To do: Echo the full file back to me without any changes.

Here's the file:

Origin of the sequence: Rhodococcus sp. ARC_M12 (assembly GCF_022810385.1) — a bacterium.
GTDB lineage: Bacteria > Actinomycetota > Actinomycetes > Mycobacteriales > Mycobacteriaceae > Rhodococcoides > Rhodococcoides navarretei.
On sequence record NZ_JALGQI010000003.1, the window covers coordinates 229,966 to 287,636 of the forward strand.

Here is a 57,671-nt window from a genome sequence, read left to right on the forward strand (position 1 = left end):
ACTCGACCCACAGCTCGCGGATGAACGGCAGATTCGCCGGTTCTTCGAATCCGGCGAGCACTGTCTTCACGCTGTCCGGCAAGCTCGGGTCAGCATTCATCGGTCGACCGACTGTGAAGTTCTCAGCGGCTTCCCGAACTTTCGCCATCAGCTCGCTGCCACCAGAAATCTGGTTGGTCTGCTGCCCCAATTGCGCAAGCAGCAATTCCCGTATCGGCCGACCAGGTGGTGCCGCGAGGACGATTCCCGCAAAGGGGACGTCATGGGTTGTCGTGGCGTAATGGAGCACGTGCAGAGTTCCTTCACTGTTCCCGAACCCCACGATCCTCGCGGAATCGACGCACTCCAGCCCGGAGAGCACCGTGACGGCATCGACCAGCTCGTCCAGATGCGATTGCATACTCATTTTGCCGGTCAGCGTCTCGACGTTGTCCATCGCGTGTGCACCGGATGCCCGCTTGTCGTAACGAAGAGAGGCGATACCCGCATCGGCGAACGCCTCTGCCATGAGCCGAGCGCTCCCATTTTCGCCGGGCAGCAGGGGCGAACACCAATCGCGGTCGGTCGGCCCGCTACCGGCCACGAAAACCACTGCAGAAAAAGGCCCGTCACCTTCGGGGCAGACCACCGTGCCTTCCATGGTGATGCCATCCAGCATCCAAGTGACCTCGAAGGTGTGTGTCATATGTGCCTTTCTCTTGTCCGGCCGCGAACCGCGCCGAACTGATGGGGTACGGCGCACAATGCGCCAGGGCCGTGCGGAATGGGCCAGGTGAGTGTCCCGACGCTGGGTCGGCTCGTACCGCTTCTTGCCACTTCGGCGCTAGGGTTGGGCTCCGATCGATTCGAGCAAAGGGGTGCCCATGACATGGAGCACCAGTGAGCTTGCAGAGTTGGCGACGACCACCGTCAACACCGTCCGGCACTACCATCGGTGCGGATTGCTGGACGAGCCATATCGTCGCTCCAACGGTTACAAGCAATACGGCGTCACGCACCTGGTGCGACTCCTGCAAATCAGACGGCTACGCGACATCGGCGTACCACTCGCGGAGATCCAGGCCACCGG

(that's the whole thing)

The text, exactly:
Origin of the sequence: Rhodococcus sp. ARC_M12 (assembly GCF_022810385.1) — a bacterium.
GTDB lineage: Bacteria > Actinomycetota > Actinomycetes > Mycobacteriales > Mycobacteriaceae > Rhodococcoides > Rhodococcoides navarretei.
On sequence record NZ_JALGQI010000003.1, the window covers coordinates 229,966 to 287,636 of the forward strand.

Here is a 57,671-nt window from a genome sequence, read left to right on the forward strand (position 1 = left end):
ACTCGACCCACAGCTCGCGGATGAACGGCAGATTCGCCGGTTCTTCGAATCCGGCGAGCACTGTCTTCACGCTGTCCGGCAAGCTCGGGTCAGCATTCATCGGTCGACCGACTGTGAAGTTCTCAGCGGCTTCCCGAACTTTCGCCATCAGCTCGCTGCCACCAGAAATCTGGTTGGTCTGCTGCCCCAATTGCGCAAGCAGCAATTCCCGTATCGGCCGACCAGGTGGTGCCGCGAGGACGATTCCCGCAAAGGGGACGTCATGGGTTGTCGTGGCGTAATGGAGCACGTGCAGAGTTCCTTCACTGTTCCCGAACCCCACGATCCTCGCGGAATCGACGCACTCCAGCCCGGAGAGCACCGTGACGGCATCGACCAGCTCGTCCAGATGCGATTGCATACTCATTTTGCCGGTCAGCGTCTCGACGTTGTCCATCGCGTGTGCACCGGATGCCCGCTTGTCGTAACGAAGAGAGGCGATACCCGCATCGGCGAACGCCTCTGCCATGAGCCGAGCGCTCCCATTTTCGCCGGGCAGCAGGGGCGAACACCAATCGCGGTCGGTCGGCCCGCTACCGGCCACGAAAACCACTGCAGAAAAAGGCCCGTCACCTTCGGGGCAGACCACCGTGCCTTCCATGGTGATGCCATCCAGCATCCAAGTGACCTCGAAGGTGTGTGTCATATGTGCCTTTCTCTTGTCCGGCCGCGAACCGCGCCGAACTGATGGGGTACGGCGCACAATGCGCCAGGGCCGTGCGGAATGGGCCAGGTGAGTGTCCCGACGCTGGGTCGGCTCGTACCGCTTCTTGCCACTTCGGCGCTAGGGTTGGGCTCCGATCGATTCGAGCAAAGGGGTGCCCATGACATGGAGCACCAGTGAGCTTGCAGAGTTGGCGACGACCACCGTCAACACCGTCCGGCACTACCATCGGTGCGGATTGCTGGACGAGCCATATCGTCGCTCCAACGGTTACAAGCAATACGGCGTCACGCACCTGGTGCGACTCCTGCAAATCAGACGGCTACGCGACATCGGCGTACCACTCGCGGAGATCCAGGCCACCGG